- Your partner is continually accusing you.
Accusations are another indicator of emotional abuse that is often overlooked. Even in the simplest of situations, your partner can cause pain by accusing you of avoiding responsibilities. At the same time, you are taking care of everything, or accusing yourself of being the cheater, absent, or utterly untrusting in your relationship.
What causes emotional abuse in a relationship?
A variety of factors can cause a relationship's emotional abuse. Some insight into the psychology of abusive relationships may help explain why some individuals become abusive.
Research published in the scholarly journal found that women who become abusive partners are more likely to have experienced a history of trauma, attachment issues, child abuse, drug abuse, or personality disorders. In addition, being raised in a dysfunctional household or having dealt with mental health or substance abuse issues also appears to be associated with abusive relationships.
An additional study supported these findings, revealing that a person's anger, anxiety, depression and suicidal tendencies, as well as alcohol abuse and gambling addiction, are all linked to becoming an abusive partner.
According to the findings of these two studies, people with mental health issues or addictions are more likely to engage in abusive behaviour toward others. While these findings do not excuse abusive behaviour, they show psychological reasons behind abusive relationships.
Abuse may be a coping mechanism, a taught behaviour, or an indication of a mental health condition for someone dealing with mental illness, addiction, or unresolved childhood trauma.
Why is it hard to leave an emotionally abusive relationship?
Emotional abuse can cause a victim to lose their entire sense of self, even if there is no physical evidence of the abuse at all. Instead, the wounds are hidden from others by the victim's sense of worthlessness or inadequacy.
Individuals who endure a pattern of verbal abuse and other forms of verbal abuse, such as name-calling, humiliation, destructive criticism, and gaslighting, gradually lose their ability to see themselves rationally. As a result, the victim may begin to agree with the abuser and become critical of themselves. Once this happens, most abuse victims believe they aren't good enough for anyone else and stay in the abusive relationship.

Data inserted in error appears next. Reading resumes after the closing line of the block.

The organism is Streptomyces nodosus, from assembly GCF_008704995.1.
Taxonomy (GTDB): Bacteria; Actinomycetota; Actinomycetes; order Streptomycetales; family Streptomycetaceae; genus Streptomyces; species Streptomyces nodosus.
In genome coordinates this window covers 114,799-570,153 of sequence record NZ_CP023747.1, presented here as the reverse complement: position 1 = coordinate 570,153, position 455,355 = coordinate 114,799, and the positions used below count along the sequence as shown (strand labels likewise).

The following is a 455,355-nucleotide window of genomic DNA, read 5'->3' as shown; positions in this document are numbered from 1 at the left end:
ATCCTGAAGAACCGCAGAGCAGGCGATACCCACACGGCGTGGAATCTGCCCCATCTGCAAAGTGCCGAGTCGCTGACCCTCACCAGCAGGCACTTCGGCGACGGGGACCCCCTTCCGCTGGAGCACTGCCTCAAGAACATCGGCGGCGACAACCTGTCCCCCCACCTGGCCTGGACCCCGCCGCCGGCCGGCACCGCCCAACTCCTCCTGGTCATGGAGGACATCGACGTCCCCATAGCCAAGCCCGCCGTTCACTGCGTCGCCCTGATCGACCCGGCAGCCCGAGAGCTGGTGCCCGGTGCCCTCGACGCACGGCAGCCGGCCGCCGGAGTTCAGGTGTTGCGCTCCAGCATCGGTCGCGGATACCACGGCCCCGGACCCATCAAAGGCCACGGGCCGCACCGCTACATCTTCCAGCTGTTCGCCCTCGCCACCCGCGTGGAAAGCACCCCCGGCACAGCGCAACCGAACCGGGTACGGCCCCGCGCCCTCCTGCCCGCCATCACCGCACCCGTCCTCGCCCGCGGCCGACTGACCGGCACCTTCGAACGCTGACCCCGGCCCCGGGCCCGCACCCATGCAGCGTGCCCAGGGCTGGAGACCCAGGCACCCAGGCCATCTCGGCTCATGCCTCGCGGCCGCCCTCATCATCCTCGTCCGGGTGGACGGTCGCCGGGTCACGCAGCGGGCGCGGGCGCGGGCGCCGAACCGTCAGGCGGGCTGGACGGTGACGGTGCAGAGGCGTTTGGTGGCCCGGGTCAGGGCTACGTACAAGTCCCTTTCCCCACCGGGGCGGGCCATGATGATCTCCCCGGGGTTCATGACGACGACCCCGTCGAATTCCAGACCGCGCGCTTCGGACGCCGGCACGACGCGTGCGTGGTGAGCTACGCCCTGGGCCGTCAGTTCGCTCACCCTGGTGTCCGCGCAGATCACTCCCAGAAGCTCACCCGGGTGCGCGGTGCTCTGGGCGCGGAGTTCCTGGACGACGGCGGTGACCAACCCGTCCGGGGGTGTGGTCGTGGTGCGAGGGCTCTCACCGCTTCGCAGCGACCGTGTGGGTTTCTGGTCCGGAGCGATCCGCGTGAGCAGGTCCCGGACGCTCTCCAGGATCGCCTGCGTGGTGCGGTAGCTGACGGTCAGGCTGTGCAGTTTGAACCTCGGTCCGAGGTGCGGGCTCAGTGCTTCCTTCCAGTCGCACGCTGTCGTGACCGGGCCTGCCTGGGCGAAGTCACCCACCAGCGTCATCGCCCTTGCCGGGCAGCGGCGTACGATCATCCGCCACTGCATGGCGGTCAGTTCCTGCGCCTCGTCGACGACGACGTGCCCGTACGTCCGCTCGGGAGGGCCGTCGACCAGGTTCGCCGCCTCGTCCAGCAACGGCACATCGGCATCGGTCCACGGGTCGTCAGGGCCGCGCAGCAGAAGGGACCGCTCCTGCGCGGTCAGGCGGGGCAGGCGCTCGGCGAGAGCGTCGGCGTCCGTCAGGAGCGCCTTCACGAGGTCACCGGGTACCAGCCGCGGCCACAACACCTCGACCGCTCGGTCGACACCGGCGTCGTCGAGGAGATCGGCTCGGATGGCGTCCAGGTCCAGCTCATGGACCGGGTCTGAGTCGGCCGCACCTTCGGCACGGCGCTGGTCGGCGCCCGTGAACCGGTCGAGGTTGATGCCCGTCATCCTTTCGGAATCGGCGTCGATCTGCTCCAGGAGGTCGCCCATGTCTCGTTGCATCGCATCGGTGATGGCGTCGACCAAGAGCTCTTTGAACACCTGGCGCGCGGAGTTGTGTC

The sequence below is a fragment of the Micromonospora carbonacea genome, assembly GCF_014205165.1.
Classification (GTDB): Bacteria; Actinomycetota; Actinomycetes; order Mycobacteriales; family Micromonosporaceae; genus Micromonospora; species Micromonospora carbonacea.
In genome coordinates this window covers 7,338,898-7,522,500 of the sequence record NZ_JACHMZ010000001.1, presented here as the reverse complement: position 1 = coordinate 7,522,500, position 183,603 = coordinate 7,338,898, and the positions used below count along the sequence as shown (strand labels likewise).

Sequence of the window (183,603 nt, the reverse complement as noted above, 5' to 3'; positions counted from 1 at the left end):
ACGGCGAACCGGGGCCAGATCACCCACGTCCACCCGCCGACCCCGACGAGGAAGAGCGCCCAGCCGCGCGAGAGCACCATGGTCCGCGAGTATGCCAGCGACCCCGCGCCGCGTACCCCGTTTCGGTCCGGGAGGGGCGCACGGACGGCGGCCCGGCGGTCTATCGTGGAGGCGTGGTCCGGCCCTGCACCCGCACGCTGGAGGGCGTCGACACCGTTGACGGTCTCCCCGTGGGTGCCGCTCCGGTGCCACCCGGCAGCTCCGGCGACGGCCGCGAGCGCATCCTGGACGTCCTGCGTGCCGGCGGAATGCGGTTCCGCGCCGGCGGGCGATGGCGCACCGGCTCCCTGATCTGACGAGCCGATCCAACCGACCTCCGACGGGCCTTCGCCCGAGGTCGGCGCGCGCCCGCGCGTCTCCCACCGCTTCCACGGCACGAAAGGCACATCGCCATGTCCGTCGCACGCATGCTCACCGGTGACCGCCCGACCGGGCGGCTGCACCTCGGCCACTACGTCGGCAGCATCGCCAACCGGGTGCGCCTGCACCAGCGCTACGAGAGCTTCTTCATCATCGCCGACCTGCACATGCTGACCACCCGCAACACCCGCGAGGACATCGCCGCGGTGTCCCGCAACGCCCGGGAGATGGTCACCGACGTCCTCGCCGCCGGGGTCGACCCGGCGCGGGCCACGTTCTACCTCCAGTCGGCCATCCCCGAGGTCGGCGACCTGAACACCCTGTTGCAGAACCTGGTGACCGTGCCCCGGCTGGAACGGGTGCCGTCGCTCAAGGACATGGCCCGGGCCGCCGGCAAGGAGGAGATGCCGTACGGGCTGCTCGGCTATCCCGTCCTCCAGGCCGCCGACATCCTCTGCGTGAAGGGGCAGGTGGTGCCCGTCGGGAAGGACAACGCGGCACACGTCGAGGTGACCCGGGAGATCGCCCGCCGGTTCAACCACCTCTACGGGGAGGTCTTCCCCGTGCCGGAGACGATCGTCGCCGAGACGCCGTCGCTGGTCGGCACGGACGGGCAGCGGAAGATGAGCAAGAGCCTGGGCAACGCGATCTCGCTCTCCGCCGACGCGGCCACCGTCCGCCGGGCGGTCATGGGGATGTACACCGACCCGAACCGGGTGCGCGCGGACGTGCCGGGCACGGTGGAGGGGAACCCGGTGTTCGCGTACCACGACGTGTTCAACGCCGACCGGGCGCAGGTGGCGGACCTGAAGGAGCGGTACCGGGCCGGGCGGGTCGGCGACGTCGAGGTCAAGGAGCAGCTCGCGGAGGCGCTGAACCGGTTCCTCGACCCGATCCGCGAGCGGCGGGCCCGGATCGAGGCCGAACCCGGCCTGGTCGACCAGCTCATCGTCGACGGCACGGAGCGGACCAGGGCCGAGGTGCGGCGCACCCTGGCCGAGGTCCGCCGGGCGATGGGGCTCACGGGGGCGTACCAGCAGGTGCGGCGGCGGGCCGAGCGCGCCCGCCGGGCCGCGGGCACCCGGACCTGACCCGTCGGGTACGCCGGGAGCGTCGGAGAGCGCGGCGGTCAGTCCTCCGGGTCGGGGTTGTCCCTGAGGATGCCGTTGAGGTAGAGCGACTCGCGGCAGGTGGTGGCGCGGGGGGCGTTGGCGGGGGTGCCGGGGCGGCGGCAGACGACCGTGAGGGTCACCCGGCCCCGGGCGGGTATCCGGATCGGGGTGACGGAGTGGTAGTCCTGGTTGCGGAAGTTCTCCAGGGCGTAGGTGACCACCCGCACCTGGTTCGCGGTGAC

Can emotionally abusive relationships be fixed?
An abusive relationship can be repaired, but emotional abuse is difficult to recover from after it has occurred. We recommend that both parties seek individual therapy before beginning relationship counselling.
Emotional abuse damages the victim's mental health and well-being even if it doesn't appear that way. If you see signs of emotional abuse, go ahead and confront your partner before making a final decision on whether or not to stay in the relationship.
How do you deal with emotionally abusive relationships?
Find out where the abuse came from.
It's not uncommon for people who've been emotionally abused in the past to retaliate by using others. To ensure that they will never be abused again, they usually become aware enough to stay away from any abusive partners and instead choose a partner who is weak or non-confrontational.
Stop blaming yourself
Anyone who has endured a long-term emotional abuse relationship may believe something is seriously wrong with them. But remember that you aren't the problem here. It is essential to learn and remind yourself that abuse is a conscious decision. So, stop blaming yourself for things over which you have no influence.